Multi-award-winning lifestyle, travel and wine photographer Matt Wilson is internationally renowned for his ability to show wine in a completely new light. In this conversation, Matt shares why fun is so important in wine photography and offers his expertise on how wineries can better harness the power of visuals in a digital world where everyone has become a photographer.
You are a photographer in wine and lifestyle, and I was reading on your website that you said, “The moment someone recognizes you have a style is the moment you know you need to change it,” which I love. How did you develop your style of photography and sort of what was your inspiration?
I started in photography many years ago. My first professional work was in 1986, so a long time ago, and I was a skateboard photographer. Then I worked in fashion for a little bit, and then I worked in music photography. Those three genres I incorporate into my lifestyle photography now, my wine photography. I just want there to be life and action. I started in the wine industry by accident, by marrying a winemaker. I had no intention of ever photographing wineries or wine makers or anything, but I married my wife who’s a winemaker. I moved to Chile, and all the people I met through my wife were winery, vineyard owners, winemakers, growers, so my world became the wine industry.
How is photographing wine different than maybe some of these other subjects that you work with?
I try and make it not different. I don’t think of it as, “oh, that’s a Burgundy 1982” or anything. I just think it’s a photograph and I’ve got to light it and make it look interesting or make it into a lifestyle image. It could be a bar of chocolate. It could be a shoe. It could be a band on stage.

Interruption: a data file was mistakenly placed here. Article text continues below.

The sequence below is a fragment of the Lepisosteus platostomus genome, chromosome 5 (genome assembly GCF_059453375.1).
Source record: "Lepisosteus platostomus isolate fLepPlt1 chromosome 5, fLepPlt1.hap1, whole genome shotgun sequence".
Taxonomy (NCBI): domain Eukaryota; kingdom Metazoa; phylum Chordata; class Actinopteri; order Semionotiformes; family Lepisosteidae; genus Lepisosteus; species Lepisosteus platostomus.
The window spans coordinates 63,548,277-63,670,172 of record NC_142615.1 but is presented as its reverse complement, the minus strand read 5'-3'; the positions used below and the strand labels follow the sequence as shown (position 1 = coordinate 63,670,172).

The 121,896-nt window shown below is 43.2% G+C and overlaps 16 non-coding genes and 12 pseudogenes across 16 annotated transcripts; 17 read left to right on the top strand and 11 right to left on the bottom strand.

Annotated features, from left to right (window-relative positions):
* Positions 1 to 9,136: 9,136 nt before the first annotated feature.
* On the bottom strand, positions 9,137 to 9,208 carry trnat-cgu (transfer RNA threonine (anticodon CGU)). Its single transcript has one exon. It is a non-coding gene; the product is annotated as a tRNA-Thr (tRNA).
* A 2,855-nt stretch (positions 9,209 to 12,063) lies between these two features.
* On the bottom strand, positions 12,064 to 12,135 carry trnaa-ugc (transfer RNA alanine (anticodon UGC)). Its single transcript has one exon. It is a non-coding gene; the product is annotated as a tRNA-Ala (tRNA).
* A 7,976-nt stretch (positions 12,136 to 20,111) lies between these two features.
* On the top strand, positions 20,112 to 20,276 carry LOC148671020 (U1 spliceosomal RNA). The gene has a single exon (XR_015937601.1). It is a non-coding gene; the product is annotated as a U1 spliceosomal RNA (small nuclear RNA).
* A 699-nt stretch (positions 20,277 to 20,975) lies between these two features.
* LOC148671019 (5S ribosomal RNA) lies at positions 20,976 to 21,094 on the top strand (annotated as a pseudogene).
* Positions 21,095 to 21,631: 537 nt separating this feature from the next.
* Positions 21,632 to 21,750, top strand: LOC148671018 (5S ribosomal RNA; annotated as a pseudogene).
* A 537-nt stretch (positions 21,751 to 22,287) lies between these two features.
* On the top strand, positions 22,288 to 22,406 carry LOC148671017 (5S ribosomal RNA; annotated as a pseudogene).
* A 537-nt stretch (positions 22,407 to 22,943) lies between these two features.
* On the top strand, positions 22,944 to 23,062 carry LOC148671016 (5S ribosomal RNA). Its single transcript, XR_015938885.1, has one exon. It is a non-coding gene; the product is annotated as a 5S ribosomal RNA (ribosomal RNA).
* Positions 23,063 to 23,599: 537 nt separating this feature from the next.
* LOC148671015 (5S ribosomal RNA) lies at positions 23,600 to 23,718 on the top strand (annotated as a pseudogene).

I have fans. I’ve got my enemies. I mean, people still to this day, say “you’re an insult to the wine industry”.
If I photograph someone punching a bottle of wine or smashing a bottle of wine, they think I’m insulting wine and I’m really not.
[When] I think of selling wine, it’s lifestyle. Sell a lifestyle story. I’m not saying there isn’t a place of terroir. But for me, wine is… I always say the three Fs for wine: fun, family and friends. Or food as well, so four Fs.
I worked for MOVI in Chile, which is a movement of independent vineyards. They’ve got these little farmers, three horses, and living in an adobe building. That’s the side I want to show, that side of it. I’m not keen on the sort of rich owner standing there, like, “This is what my great-grandfather planted,” or “This is what I inherited.” That side of it doesn’t interest me.
I think what you’re alluding to is that a lot of times in wine, we rely so heavily on the language, right? It’s all about words and tasting notes and describing what it is that you’re experiencing.